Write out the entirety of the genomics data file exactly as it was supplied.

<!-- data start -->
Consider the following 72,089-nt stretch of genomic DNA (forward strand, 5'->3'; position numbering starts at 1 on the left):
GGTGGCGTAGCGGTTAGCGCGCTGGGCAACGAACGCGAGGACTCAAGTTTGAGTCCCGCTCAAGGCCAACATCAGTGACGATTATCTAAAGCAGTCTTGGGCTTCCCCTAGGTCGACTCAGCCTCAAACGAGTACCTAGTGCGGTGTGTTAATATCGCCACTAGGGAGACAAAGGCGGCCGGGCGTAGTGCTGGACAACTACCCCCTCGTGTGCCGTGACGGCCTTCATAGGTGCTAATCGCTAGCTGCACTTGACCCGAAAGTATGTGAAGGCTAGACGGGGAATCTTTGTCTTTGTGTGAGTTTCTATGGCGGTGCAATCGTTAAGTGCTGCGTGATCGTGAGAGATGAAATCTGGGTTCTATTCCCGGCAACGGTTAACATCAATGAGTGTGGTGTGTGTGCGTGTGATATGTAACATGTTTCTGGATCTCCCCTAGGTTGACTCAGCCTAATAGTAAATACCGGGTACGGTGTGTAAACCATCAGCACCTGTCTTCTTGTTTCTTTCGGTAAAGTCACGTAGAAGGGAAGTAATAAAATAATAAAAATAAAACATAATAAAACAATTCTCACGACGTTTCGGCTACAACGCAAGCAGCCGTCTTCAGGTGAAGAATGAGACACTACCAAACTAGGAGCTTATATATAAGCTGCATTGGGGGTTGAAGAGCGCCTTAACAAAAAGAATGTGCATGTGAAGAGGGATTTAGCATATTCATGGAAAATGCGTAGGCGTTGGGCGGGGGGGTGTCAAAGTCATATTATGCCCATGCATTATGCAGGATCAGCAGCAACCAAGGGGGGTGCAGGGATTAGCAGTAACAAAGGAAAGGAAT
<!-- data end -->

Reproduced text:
Consider the following 72,089-nt stretch of genomic DNA (forward strand, 5'->3'; position numbering starts at 1 on the left):
GGTGGCGTAGCGGTTAGCGCGCTGGGCAACGAACGCGAGGACTCAAGTTTGAGTCCCGCTCAAGGCCAACATCAGTGACGATTATCTAAAGCAGTCTTGGGCTTCCCCTAGGTCGACTCAGCCTCAAACGAGTACCTAGTGCGGTGTGTTAATATCGCCACTAGGGAGACAAAGGCGGCCGGGCGTAGTGCTGGACAACTACCCCCTCGTGTGCCGTGACGGCCTTCATAGGTGCTAATCGCTAGCTGCACTTGACCCGAAAGTATGTGAAGGCTAGACGGGGAATCTTTGTCTTTGTGTGAGTTTCTATGGCGGTGCAATCGTTAAGTGCTGCGTGATCGTGAGAGATGAAATCTGGGTTCTATTCCCGGCAACGGTTAACATCAATGAGTGTGGTGTGTGTGCGTGTGATATGTAACATGTTTCTGGATCTCCCCTAGGTTGACTCAGCCTAATAGTAAATACCGGGTACGGTGTGTAAACCATCAGCACCTGTCTTCTTGTTTCTTTCGGTAAAGTCACGTAGAAGGGAAGTAATAAAATAATAAAAATAAAACATAATAAAACAATTCTCACGACGTTTCGGCTACAACGCAAGCAGCCGTCTTCAGGTGAAGAATGAGACACTACCAAACTAGGAGCTTATATATAAGCTGCATTGGGGGTTGAAGAGCGCCTTAACAAAAAGAATGTGCATGTGAAGAGGGATTTAGCATATTCATGGAAAATGCGTAGGCGTTGGGCGGGGGGGTGTCAAAGTCATATTATGCCCATGCATTATGCAGGATCAGCAGCAACCAAGGGGGGTGCAGGGATTAGCAGTAACAAAGGAAAGGAAT